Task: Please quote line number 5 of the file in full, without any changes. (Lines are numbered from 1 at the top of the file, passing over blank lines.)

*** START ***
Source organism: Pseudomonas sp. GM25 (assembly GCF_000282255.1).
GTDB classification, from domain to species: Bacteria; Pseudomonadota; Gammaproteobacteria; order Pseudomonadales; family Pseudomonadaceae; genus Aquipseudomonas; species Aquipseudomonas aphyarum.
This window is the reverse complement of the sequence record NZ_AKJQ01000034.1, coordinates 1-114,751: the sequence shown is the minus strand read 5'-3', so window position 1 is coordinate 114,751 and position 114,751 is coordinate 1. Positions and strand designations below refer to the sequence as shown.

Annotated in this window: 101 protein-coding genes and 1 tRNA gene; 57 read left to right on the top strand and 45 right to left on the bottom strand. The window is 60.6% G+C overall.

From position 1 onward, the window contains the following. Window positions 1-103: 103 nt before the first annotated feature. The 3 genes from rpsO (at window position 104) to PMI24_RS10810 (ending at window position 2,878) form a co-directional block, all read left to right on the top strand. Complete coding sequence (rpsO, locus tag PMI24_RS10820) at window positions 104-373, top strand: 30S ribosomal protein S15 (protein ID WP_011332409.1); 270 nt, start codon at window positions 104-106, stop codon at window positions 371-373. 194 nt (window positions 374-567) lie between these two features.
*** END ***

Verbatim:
From position 1 onward, the window contains the following. Window positions 1-103: 103 nt before the first annotated feature. The 3 genes from rpsO (at window position 104) to PMI24_RS10810 (ending at window position 2,878) form a co-directional block, all read left to right on the top strand. Complete coding sequence (rpsO, locus tag PMI24_RS10820) at window positions 104-373, top strand: 30S ribosomal protein S15 (protein ID WP_011332409.1); 270 nt, start codon at window positions 104-106, stop codon at window positions 371-373. 194 nt (window positions 374-567) lie between these two features.